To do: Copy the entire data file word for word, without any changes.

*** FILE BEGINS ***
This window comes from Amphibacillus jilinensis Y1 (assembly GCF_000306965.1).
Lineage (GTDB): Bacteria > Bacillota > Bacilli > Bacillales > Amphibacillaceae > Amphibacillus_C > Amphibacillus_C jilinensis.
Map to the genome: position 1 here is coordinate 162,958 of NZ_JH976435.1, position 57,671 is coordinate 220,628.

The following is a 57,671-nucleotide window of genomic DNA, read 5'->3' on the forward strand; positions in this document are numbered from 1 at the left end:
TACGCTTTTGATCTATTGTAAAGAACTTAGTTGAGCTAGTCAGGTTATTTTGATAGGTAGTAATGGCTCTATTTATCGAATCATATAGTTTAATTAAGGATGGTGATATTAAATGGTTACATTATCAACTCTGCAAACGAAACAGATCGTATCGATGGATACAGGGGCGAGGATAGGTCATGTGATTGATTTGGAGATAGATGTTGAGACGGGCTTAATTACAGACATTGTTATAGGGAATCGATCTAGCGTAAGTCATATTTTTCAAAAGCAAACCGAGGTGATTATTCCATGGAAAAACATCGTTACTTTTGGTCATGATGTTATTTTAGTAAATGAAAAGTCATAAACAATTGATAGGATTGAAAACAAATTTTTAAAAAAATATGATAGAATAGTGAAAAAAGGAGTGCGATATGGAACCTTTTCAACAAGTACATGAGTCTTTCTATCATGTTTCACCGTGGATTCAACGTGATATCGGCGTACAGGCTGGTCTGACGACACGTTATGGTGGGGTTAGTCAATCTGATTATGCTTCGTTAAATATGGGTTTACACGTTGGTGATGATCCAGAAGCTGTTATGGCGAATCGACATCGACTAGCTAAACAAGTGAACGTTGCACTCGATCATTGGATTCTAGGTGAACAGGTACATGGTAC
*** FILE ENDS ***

This window comes from Amphibacillus jilinensis Y1 (assembly GCF_000306965.1).
Lineage (GTDB): Bacteria > Bacillota > Bacilli > Bacillales > Amphibacillaceae > Amphibacillus_C > Amphibacillus_C jilinensis.
Map to the genome: position 1 here is coordinate 162,958 of NZ_JH976435.1, position 57,671 is coordinate 220,628.

The following is a 57,671-nucleotide window of genomic DNA, read 5'->3' on the forward strand; positions in this document are numbered from 1 at the left end:
TACGCTTTTGATCTATTGTAAAGAACTTAGTTGAGCTAGTCAGGTTATTTTGATAGGTAGTAATGGCTCTATTTATCGAATCATATAGTTTAATTAAGGATGGTGATATTAAATGGTTACATTATCAACTCTGCAAACGAAACAGATCGTATCGATGGATACAGGGGCGAGGATAGGTCATGTGATTGATTTGGAGATAGATGTTGAGACGGGCTTAATTACAGACATTGTTATAGGGAATCGATCTAGCGTAAGTCATATTTTTCAAAAGCAAACCGAGGTGATTATTCCATGGAAAAACATCGTTACTTTTGGTCATGATGTTATTTTAGTAAATGAAAAGTCATAAACAATTGATAGGATTGAAAACAAATTTTTAAAAAAATATGATAGAATAGTGAAAAAAGGAGTGCGATATGGAACCTTTTCAACAAGTACATGAGTCTTTCTATCATGTTTCACCGTGGATTCAACGTGATATCGGCGTACAGGCTGGTCTGACGACACGTTATGGTGGGGTTAGTCAATCTGATTATGCTTCGTTAAATATGGGTTTACACGTTGGTGATGATCCAGAAGCTGTTATGGCGAATCGACATCGACTAGCTAAACAAGTGAACGTTGCACTCGATCATTGGATTCTAGGTGAACAGGTACATGGTAC